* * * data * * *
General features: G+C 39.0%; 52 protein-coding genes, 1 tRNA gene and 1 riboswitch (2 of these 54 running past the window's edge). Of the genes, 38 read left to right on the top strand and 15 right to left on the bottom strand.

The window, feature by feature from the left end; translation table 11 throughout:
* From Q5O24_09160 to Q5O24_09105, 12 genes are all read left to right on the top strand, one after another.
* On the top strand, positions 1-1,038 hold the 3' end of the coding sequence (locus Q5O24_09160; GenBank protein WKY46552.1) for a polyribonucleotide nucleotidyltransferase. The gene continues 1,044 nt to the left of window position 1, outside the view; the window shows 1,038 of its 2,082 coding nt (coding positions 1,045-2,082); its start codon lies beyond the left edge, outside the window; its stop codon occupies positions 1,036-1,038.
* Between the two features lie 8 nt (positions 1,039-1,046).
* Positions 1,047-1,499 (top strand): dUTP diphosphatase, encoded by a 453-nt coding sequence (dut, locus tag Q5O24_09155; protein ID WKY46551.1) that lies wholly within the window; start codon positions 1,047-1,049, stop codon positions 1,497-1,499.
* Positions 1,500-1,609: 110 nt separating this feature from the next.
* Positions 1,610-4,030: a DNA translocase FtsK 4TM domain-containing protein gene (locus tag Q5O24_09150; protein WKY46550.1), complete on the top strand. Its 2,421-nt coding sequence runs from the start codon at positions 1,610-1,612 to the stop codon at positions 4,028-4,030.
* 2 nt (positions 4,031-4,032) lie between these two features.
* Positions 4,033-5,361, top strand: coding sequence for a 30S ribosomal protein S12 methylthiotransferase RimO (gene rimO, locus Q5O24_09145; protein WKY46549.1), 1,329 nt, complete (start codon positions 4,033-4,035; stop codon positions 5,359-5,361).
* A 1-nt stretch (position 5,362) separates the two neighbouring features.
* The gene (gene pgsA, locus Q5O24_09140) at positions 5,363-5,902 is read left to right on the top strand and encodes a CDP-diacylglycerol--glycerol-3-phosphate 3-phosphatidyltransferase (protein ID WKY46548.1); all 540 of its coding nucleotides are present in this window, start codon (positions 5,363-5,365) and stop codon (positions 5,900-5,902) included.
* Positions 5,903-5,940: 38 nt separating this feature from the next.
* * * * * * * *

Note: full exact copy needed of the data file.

General features: G+C 39.0%; 52 protein-coding genes, 1 tRNA gene and 1 riboswitch (2 of these 54 running past the window's edge). Of the genes, 38 read left to right on the top strand and 15 right to left on the bottom strand.

The window, feature by feature from the left end; translation table 11 throughout:
* From Q5O24_09160 to Q5O24_09105, 12 genes are all read left to right on the top strand, one after another.
* On the top strand, positions 1-1,038 hold the 3' end of the coding sequence (locus Q5O24_09160; GenBank protein WKY46552.1) for a polyribonucleotide nucleotidyltransferase. The gene continues 1,044 nt to the left of window position 1, outside the view; the window shows 1,038 of its 2,082 coding nt (coding positions 1,045-2,082); its start codon lies beyond the left edge, outside the window; its stop codon occupies positions 1,036-1,038.
* Between the two features lie 8 nt (positions 1,039-1,046).
* Positions 1,047-1,499 (top strand): dUTP diphosphatase, encoded by a 453-nt coding sequence (dut, locus tag Q5O24_09155; protein ID WKY46551.1) that lies wholly within the window; start codon positions 1,047-1,049, stop codon positions 1,497-1,499.
* Positions 1,500-1,609: 110 nt separating this feature from the next.
* Positions 1,610-4,030: a DNA translocase FtsK 4TM domain-containing protein gene (locus tag Q5O24_09150; protein WKY46550.1), complete on the top strand. Its 2,421-nt coding sequence runs from the start codon at positions 1,610-1,612 to the stop codon at positions 4,028-4,030.
* 2 nt (positions 4,031-4,032) lie between these two features.
* Positions 4,033-5,361, top strand: coding sequence for a 30S ribosomal protein S12 methylthiotransferase RimO (gene rimO, locus Q5O24_09145; protein WKY46549.1), 1,329 nt, complete (start codon positions 4,033-4,035; stop codon positions 5,359-5,361).
* A 1-nt stretch (position 5,362) separates the two neighbouring features.
* The gene (gene pgsA, locus Q5O24_09140) at positions 5,363-5,902 is read left to right on the top strand and encodes a CDP-diacylglycerol--glycerol-3-phosphate 3-phosphatidyltransferase (protein ID WKY46548.1); all 540 of its coding nucleotides are present in this window, start codon (positions 5,363-5,365) and stop codon (positions 5,900-5,902) included.
* Positions 5,903-5,940: 38 nt separating this feature from the next.